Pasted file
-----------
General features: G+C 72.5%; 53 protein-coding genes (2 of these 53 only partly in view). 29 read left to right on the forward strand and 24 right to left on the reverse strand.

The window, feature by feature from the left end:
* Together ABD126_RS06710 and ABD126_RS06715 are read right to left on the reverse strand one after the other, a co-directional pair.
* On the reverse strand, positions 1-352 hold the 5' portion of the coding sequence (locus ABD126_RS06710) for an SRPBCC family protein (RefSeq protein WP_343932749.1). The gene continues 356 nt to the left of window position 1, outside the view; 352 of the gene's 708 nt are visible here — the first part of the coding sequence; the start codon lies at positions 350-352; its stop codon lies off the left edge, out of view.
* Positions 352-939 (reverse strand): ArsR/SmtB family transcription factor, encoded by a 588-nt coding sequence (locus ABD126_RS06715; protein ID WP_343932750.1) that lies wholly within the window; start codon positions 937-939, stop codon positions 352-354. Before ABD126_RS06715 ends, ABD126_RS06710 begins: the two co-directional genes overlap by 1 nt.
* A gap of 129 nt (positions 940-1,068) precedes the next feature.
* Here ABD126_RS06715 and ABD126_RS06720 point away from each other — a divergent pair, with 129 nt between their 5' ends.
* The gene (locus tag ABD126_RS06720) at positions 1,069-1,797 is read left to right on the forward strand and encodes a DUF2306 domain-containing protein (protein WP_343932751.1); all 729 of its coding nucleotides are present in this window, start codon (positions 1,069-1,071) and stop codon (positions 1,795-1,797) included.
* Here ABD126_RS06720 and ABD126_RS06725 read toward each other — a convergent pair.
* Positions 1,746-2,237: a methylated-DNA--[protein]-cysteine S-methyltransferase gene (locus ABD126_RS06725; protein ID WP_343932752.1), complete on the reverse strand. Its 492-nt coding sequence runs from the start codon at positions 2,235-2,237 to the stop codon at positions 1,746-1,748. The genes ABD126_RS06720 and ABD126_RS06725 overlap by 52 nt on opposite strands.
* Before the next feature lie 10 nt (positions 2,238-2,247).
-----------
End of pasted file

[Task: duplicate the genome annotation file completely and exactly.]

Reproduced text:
General features: G+C 72.5%; 53 protein-coding genes (2 of these 53 only partly in view). 29 read left to right on the forward strand and 24 right to left on the reverse strand.

The window, feature by feature from the left end:
* Together ABD126_RS06710 and ABD126_RS06715 are read right to left on the reverse strand one after the other, a co-directional pair.
* On the reverse strand, positions 1-352 hold the 5' portion of the coding sequence (locus ABD126_RS06710) for an SRPBCC family protein (RefSeq protein WP_343932749.1). The gene continues 356 nt to the left of window position 1, outside the view; 352 of the gene's 708 nt are visible here — the first part of the coding sequence; the start codon lies at positions 350-352; its stop codon lies off the left edge, out of view.
* Positions 352-939 (reverse strand): ArsR/SmtB family transcription factor, encoded by a 588-nt coding sequence (locus ABD126_RS06715; protein ID WP_343932750.1) that lies wholly within the window; start codon positions 937-939, stop codon positions 352-354. Before ABD126_RS06715 ends, ABD126_RS06710 begins: the two co-directional genes overlap by 1 nt.
* A gap of 129 nt (positions 940-1,068) precedes the next feature.
* Here ABD126_RS06715 and ABD126_RS06720 point away from each other — a divergent pair, with 129 nt between their 5' ends.
* The gene (locus tag ABD126_RS06720) at positions 1,069-1,797 is read left to right on the forward strand and encodes a DUF2306 domain-containing protein (protein WP_343932751.1); all 729 of its coding nucleotides are present in this window, start codon (positions 1,069-1,071) and stop codon (positions 1,795-1,797) included.
* Here ABD126_RS06720 and ABD126_RS06725 read toward each other — a convergent pair.
* Positions 1,746-2,237: a methylated-DNA--[protein]-cysteine S-methyltransferase gene (locus ABD126_RS06725; protein ID WP_343932752.1), complete on the reverse strand. Its 492-nt coding sequence runs from the start codon at positions 2,235-2,237 to the stop codon at positions 1,746-1,748. The genes ABD126_RS06720 and ABD126_RS06725 overlap by 52 nt on opposite strands.
* Before the next feature lie 10 nt (positions 2,238-2,247).